My kingdom Go

The radio stations I normally listen to are playing all Christmas music; one can handle “White Christmas” and “Frosty the snowman” only so many times. I turned 55 last week and decided, less I get stuck in old ways, to broaden my music appreciation (after all, Bob Dylan and James Taylor are older than I am). So, I have been listening to different types of music lately.  

I came across the song called “Demons” by the group “Imagine Dragons” which is currently listed at #6 in the Hot 100 Billboard charts. It’s kind of dark, but speaks to the human condition. 

Some of the lyrics are:
I want to hide the truth
I want to shelter you
But with the beast inside
There’s nowhere we can hide
This is my kingdom come
This is my kingdom come.

When you feel my heat
Look into my eyes
It’s where my demons hide
It’s where my demons hide
Don’t get too close
It’s dark inside
It’s where my demons hide
It’s where my demons hide.

Another verse reads:
No matter what we breed
We still are made of greed
This is my kingdom come
This is my kingdom come.

Of course, the phrase “my kingdom come” is a redoing of the phrase in the Lord’s prayer, “your kingdom come.” 

We all have our inner demons and the demons that possess us keep us consumed with our little, ego-dominated kingdoms.   

What demons do you struggle with?
* The need to win or be right?
* The need for prominence and prestige, to be applauded and honored?
* Some consuming interest or activity that drains most of your energy and time away from relationships and service that would, as in Paul’s words, “build up the neighbor” (Rom. 15:2)?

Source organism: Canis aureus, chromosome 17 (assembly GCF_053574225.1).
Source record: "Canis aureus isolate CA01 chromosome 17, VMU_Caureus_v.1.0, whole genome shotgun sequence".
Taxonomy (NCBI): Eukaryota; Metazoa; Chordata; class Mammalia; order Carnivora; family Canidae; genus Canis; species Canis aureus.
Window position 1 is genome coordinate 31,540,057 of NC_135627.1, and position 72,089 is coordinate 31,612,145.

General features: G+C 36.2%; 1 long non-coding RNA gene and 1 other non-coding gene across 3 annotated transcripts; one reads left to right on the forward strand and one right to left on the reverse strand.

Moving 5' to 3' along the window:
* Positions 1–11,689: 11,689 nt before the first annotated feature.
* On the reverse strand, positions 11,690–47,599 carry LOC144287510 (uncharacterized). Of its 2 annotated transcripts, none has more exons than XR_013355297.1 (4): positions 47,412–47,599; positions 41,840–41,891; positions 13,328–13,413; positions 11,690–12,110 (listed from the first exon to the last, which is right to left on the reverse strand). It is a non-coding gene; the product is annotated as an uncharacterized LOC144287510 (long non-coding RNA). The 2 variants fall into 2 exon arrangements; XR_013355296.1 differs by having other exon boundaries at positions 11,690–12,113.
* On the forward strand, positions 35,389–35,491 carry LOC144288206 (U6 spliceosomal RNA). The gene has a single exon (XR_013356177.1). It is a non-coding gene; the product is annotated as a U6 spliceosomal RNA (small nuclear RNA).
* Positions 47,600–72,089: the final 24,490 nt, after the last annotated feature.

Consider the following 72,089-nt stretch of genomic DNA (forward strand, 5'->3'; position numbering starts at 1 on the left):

* Is your self-image so tied to how other people think of you and treat you that you are driven by the need to gain their approval?
* Are you attached to material stuff and the comforts money can buy?
* Are you harboring a grudge?
* Are you envious or jealous of anyone?
* Is some false attachment or addiction diminishing your life and relationships?

What demons rule in your kingdom?  

In order for God’s kingdom to come, our kingdoms have to go, and this can be a very difficult and painful process, especially if we are deeply attached and addicted to our demons.

The cure for demon possession is possession—possession by a greater Spirit, Power, and Passion.  

I heard about a young man with a disability who wanted so much to win the hundred meter Special Olympics event he was competing in. He was possessed by a desire to capture the gold medal. As he was running, the runner beside him slipped and fell. Without hesitation he stopped, reached down, and helped his friend up. They ran across the finish line together—in last place.

He wanted to win, but he wanted solidarity with his friend more. His care and love for his friend meant more to him than winning the race. He was possessed by a greater desire. He was possessed by the divine Spirit.  

Perhaps we would find greater liberation from all our “evil spirits,” if we were more often possessed by the Divine Spirit—possessed by the sense of justice, the love of neighbor, the deep compassion, etc. the Divine Spirit generates in our lives.

We can begin by praying that the desire to be in solidarity with others, the desire to know the divine compassion and love embodied in Jesus of Nazareth will set us free from our inner demons that would draw us into our own little kingdoms and turn us into self-serving and self-centered creatures.

* * * * * *

For those interested in exploring a progressive approach to Christian faith are invited to check out: Being a Progressive Christian (is not) for Dummies (nor for know-it-alls): An Evolution of Faith.  It’s a good resource for church study and discipleship groups.


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